Photo Credit: Jewish Press

In last week’s parshah, Moshe Rabbeinu proposed an elaborate test with incense to determine if Korach and his assembly were right. But why didn’t he suggest using the mahn? We know that the mahn fell far from the homes of sinners. So why didn’t Moshe Rabbeinu simply say, “Let’s see in the morning if the mahn falls close or far from your homes?”

The Shevet Mussar answers that during the machlokes, the mahn didn’t fall. Why? Because of the axiom stated by the Shelah HaKodesh, “Machlokes achas docheh mei’ah parnasos – One fight can wreck a hundred livelihoods.” The fighting of Korach brought to a halt the livelihood – i.e., the mahn – of all of Bnei Yisrael.


I believe the lesson of this story is especially pertinent today. The number of livelihoods that have been ruined and successful business that have been destroyed due to this pandemic is staggering. We should therefore stop to consider if perhaps there is too much discord and fighting in our midst.

Destroyed livelihoods are not the only indicators that something is spiritually amiss. Our synagogues and study halls are considered mikdeshei me’at, mini Temples. We are taught that if “the Temple wasn’t rebuilt in a particular generation, it is considered to have been destroyed in that generation.” The Beis HaMikdash was destroyed due to sinas chinam, petty enmity and groundless dislike. Our shuls and yeshivos were closed for three months and, even now, we can only enter them with masks. Perhaps Hashem is telling us, “Things are not in order with your relationships.”

I’ve notice something interesting in recent weeks. Due to capacity and social-distancing rules, many people are now davening in different places alongside different individuals. It’s almost as if Hashem is telling us, “I want you to re-evaluate your behavior with your social circle.”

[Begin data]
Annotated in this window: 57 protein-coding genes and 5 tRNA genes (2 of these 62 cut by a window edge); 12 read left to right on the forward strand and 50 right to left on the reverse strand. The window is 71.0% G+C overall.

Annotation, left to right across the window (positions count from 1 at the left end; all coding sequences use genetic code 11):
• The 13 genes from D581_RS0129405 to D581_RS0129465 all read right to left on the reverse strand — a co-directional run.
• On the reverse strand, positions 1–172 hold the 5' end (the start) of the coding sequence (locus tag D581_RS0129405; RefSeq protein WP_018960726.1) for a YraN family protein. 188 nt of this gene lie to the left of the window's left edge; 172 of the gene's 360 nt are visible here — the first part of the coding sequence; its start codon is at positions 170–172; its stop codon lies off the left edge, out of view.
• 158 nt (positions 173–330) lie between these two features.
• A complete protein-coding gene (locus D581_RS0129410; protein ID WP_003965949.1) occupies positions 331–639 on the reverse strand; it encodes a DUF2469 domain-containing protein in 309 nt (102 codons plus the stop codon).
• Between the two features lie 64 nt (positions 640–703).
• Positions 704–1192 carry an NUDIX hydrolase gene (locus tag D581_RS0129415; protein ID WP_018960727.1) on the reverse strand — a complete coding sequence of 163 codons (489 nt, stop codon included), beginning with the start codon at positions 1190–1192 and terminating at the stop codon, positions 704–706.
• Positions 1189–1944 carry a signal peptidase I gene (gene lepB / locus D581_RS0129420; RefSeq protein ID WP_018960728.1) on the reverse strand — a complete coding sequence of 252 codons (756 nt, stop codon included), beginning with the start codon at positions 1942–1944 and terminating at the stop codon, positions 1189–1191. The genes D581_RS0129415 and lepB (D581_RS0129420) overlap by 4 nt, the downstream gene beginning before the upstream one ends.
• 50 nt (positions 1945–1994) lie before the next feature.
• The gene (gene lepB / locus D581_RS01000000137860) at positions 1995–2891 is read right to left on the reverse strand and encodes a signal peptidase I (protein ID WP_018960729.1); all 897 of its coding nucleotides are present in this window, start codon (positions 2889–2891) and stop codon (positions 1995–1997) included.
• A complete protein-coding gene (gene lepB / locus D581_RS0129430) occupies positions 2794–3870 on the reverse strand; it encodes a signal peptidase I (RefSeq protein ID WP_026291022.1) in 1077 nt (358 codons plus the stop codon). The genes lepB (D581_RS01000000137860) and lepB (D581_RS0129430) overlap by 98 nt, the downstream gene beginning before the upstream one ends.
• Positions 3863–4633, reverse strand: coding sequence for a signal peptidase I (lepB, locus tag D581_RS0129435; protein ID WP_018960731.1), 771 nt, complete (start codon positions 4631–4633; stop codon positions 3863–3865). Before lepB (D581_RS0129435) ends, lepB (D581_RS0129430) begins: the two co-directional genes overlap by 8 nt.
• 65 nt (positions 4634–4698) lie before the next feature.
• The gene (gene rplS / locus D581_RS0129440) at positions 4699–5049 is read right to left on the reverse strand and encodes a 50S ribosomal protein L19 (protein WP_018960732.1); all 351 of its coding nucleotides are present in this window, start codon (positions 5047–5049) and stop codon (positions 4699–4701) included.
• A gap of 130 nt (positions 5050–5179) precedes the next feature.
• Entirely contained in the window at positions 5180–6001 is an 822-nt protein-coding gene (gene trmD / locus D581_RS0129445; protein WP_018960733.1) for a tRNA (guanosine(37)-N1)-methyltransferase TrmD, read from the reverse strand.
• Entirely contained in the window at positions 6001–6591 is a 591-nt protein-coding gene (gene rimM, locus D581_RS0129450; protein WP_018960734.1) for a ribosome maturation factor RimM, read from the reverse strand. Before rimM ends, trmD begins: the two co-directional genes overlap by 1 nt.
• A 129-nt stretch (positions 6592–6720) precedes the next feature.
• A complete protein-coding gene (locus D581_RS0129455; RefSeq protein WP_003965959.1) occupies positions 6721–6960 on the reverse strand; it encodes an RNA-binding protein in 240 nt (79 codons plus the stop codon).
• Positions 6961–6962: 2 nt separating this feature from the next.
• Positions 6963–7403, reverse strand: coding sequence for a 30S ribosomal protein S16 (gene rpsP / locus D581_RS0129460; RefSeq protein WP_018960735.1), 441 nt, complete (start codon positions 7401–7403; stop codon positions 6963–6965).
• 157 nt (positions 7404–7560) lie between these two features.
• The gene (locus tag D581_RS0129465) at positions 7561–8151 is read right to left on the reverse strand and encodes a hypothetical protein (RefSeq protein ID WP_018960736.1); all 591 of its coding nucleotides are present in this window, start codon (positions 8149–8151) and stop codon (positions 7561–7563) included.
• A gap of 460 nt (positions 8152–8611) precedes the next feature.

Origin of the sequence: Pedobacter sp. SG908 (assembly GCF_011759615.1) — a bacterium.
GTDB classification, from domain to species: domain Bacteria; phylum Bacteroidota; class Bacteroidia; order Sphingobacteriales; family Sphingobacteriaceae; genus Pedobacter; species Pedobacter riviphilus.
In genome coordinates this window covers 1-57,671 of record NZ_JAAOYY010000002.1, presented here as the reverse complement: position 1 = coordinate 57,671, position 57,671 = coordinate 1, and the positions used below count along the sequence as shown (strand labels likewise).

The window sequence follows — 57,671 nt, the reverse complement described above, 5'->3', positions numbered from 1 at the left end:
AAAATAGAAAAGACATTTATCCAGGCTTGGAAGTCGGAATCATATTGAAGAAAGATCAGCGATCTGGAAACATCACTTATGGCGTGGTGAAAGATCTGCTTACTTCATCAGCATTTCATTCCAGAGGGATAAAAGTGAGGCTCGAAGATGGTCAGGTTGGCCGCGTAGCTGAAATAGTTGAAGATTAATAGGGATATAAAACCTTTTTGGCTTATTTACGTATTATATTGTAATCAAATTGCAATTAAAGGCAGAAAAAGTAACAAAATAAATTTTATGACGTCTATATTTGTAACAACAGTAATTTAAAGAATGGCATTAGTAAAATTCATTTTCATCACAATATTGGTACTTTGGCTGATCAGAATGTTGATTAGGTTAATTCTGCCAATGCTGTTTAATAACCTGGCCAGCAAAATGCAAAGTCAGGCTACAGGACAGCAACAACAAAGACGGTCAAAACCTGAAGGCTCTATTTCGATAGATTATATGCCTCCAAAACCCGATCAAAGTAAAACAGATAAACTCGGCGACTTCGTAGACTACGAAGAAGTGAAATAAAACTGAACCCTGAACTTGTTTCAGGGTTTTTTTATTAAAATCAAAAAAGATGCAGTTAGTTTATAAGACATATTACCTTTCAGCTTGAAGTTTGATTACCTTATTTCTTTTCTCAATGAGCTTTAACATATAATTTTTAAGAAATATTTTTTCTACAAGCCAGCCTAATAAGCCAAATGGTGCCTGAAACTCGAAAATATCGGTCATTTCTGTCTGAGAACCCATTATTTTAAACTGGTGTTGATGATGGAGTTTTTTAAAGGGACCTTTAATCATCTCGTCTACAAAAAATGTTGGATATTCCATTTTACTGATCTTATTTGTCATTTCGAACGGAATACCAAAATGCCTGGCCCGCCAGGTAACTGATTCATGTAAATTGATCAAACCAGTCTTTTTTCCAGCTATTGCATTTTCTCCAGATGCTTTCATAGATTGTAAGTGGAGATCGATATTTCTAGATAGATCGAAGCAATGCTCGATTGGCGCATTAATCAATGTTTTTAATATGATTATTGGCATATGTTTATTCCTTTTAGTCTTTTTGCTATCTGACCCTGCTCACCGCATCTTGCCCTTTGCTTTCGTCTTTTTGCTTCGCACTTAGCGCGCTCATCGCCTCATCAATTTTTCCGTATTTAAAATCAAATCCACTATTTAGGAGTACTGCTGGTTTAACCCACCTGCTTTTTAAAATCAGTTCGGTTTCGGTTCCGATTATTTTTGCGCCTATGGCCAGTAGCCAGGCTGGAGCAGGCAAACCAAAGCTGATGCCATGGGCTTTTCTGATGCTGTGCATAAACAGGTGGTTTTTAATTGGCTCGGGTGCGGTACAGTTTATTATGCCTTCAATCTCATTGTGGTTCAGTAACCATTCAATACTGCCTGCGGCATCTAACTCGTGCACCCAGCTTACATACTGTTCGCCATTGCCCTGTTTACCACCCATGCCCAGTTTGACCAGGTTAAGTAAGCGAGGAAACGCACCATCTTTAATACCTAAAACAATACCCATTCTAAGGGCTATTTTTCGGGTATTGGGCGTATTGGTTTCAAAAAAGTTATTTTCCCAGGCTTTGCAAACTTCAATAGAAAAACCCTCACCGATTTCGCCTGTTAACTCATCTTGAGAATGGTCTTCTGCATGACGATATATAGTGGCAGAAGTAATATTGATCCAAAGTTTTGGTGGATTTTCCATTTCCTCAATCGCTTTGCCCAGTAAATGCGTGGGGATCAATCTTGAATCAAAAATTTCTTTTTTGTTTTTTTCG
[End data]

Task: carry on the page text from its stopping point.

Moshe Rabbeinu used ketores to halt the plague. Rav Leibel Katz, zt”l, in his wonderful Sefer Ohel Aryeh, suggests that the ketores is an example of achdus. One of the 11 ingredients of the ketores was the foul-smelling chelb’na (galbanum). Its inclusion among the other, sweet-smelling ingredients teaches us the values of acceptance and achdus. This achdus found favor in Hashem’s eyes, bringing an end to a plague that arrived due to discord and lack of unity.

Since wearing masks and standing apart from one another does not easily lend itself to being friendly, we need to compensate by greeting each other heartily, spending extra time to inquire after each other’s welfare, and taking an interest in people outside our clique.

We especially need to take notice of those around us who could use some friendly attention. Remember, Pirkei Avos teaches us, “Kol she’ruach habrios nochah heimenu, ruach HaMakom nochah heimenu – If people are pleased with someone, Hashem is pleased with him.” The barometer – the litmus test of whether Hashem is happy with us – is how easy we are to get along with.

May we use this pandemic as a springboard to up our game in the social arena, and, in that merit, may Hashem bless us with long life, good health, and everything wonderful.


Previous articleIt Took Seven Years…
Next articleOrthodox Advocacy Leads To Masa Restoring Funding To Yeshivas And Seminaries
Rabbi Moshe Meir Weiss is rav of the Agudath Yisroel of Staten Island. A popular writer and lecturer his Torah column appears weekly in The Jewish Press. Learn mishnayos with Rabbi Weiss by dialing 718-906-6471 or Orchos Chaim l’HaRosh by dialing 718-906-6400 (selection 4 twice). To engage Rabbi Weiss as a lecturer or to order his “Power Bentching,” call 718-916-3100 or e-mail To receive a weekly tape or CD from him, send a check to Rabbi Weiss, P.O. Box 140726, Staten Island, NY 10314, or e-mail him. Attend Rabbi Weiss’s weekly shiur at the Landau Shul (Avenue L and East 9th), Tuesday nights, at 9:30 p.m. Some of his shiurim are available on his Facebook page and Sheldon Zeitlin transcribes his articles.